#43 Isabella

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Posted 21 January 2011 - 07:26 PM

All the animals that exist do that quite well.

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If that were true, we wouldn’t have such a long list of threatened, endangered, and recently extinct species.

Actually I would rather know what you think. On the other hand I understand what you reference is credible to you.

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I formulate my own opinions selectively from the material I’ve read and the courses I’ve taken. When I reference an evolutionary hypothesis or theory, it’s always going to be one that I agree with unless I’ve specifically said otherwise. Since I’m not involved in evolutionary research, I really can’t make up a theory that is truly my own. I lack the resources.

Although you may disagree, the evidence used to support evolution is scientifically valid. It’s the conclusions we draw from the evidence that are subject to debate. No accepted theory in evolution is simply the result of armchair philosophy.

But very much a stretch for me. The odds of mutations causing similar features in separate species not linked by common ancestors stretches my imagination to the breaking point. “It” speaks more of design than evolution.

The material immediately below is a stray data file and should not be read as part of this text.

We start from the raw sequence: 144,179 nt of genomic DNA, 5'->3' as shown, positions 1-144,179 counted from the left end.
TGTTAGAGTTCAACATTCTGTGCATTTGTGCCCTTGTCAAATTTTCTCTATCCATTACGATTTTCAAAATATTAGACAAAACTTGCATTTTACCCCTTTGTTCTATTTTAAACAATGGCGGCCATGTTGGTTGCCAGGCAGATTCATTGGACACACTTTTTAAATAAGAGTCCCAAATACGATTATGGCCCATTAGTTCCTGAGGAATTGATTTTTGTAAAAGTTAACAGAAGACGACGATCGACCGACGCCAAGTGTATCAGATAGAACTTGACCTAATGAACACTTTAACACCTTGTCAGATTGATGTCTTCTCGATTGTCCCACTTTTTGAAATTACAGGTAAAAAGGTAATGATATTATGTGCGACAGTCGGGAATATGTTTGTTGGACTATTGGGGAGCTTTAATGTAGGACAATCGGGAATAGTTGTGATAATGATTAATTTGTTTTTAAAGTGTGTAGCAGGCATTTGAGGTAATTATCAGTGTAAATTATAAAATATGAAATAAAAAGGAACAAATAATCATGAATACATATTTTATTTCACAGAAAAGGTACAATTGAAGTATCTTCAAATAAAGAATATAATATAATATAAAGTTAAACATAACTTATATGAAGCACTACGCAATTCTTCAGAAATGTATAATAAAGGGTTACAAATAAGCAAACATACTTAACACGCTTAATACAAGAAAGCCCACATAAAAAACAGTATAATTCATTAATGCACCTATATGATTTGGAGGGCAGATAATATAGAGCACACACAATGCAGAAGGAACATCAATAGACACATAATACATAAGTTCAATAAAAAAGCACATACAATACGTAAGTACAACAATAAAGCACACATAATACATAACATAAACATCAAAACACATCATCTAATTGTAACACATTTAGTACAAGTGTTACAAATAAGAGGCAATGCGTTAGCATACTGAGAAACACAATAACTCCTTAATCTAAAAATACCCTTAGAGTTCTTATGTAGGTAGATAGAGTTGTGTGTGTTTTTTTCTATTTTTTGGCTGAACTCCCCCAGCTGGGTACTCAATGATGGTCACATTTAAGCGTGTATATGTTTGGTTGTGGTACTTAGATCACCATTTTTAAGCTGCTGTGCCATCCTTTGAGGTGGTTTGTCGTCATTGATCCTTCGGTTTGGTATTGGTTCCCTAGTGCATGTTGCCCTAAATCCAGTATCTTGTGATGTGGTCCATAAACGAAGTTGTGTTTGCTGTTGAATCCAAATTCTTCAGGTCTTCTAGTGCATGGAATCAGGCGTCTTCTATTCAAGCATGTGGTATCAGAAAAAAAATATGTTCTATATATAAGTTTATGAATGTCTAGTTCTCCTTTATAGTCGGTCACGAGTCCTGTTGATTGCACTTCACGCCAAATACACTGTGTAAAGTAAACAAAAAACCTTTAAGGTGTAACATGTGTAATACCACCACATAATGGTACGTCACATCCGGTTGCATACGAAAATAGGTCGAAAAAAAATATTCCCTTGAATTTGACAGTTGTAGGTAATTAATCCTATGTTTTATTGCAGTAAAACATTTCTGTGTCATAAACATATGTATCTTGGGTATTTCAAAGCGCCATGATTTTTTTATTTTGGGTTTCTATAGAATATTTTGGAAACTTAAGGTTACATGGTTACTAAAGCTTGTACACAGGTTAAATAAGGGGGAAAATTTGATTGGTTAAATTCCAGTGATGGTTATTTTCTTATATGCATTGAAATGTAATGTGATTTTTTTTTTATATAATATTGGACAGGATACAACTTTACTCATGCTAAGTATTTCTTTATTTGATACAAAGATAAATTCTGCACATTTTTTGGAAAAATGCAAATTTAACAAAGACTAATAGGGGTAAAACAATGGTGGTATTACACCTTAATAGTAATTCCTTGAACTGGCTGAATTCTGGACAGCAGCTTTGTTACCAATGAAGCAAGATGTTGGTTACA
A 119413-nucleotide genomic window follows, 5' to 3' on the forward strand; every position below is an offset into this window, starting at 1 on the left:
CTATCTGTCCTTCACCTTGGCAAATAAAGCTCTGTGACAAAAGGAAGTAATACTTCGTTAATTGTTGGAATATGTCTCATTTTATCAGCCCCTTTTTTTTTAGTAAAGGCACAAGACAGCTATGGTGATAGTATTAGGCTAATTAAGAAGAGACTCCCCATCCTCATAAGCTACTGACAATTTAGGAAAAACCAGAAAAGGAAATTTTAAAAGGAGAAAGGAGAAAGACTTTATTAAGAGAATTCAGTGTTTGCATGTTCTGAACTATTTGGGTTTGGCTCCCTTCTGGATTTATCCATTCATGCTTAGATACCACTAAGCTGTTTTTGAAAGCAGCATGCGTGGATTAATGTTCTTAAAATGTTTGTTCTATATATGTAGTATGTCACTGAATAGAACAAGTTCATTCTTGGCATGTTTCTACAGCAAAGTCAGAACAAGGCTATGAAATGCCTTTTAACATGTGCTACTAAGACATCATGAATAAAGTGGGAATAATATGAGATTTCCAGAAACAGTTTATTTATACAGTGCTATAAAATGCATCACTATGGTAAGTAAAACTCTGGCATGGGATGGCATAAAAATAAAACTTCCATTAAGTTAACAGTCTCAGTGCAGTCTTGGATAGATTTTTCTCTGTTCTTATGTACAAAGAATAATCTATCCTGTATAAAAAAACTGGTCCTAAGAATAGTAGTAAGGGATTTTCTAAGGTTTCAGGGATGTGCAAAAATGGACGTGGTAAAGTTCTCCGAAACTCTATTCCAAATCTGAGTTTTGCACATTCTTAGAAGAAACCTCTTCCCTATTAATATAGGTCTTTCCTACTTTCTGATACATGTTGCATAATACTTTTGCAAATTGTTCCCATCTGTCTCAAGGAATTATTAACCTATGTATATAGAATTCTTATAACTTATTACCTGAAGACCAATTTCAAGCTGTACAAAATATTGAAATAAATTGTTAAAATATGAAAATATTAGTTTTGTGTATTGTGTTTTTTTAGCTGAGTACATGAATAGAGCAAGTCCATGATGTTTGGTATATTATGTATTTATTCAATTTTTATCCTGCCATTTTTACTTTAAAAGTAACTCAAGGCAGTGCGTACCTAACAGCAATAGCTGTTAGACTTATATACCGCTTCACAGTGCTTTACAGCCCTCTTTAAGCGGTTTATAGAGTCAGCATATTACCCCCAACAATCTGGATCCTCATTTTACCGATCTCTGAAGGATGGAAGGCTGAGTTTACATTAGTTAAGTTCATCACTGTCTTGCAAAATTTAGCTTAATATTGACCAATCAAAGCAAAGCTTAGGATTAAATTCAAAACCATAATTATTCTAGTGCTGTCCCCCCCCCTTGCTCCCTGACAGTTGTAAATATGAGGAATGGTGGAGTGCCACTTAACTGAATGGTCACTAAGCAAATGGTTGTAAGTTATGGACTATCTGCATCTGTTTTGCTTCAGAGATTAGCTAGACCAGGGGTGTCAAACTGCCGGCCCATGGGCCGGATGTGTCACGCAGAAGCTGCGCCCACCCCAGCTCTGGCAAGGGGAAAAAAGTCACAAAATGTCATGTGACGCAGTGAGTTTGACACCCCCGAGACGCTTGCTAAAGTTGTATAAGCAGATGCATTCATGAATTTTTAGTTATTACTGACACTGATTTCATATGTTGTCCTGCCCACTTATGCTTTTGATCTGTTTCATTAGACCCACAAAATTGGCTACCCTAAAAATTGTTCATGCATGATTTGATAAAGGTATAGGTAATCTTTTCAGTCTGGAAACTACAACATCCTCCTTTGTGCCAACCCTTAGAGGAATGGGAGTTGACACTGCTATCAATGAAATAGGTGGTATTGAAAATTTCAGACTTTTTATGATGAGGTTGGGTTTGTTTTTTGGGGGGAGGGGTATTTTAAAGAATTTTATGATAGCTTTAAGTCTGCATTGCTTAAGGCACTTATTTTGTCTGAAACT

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I was religious for quite a long time, and I felt the same way. The idea of mutations generating a complex organ or structure seemed unfathomable to me. It wasn’t until I began studying the mechanisms behind evolution and population genetics in depth that I changed my mind. There are many things which, when not fully understood, stretch the imagination. I personally cannot imagine how thousands of songs can be converted into a digital form and stored on my iPod, and then played as sound from my headphones. It’s something I’ve never studied, and if you asked me to propose a mechanism I wouldn’t know where to begin. If I had been put in charge of inventing the iPod based on a description of what its supposed to do, I probably would’ve said, “Nope, that’s impossible!” and walked away.

Please don’t interpret that as a personal attack on your intelligence, because that’s not my intention. I realize that most people on this forum, creationists and evolutionists alike, are very educated individuals. However for me, it took a few years of studying evolution before I was able to put things together and really understand it. Even now, I’m still a long way from understanding every aspect of it.

But is a valid point as you agree and one that evos tend to demphasise choosing to play up the physical as if the mental does not matter. That is one of my major objections to evo science and its very un holistic approach.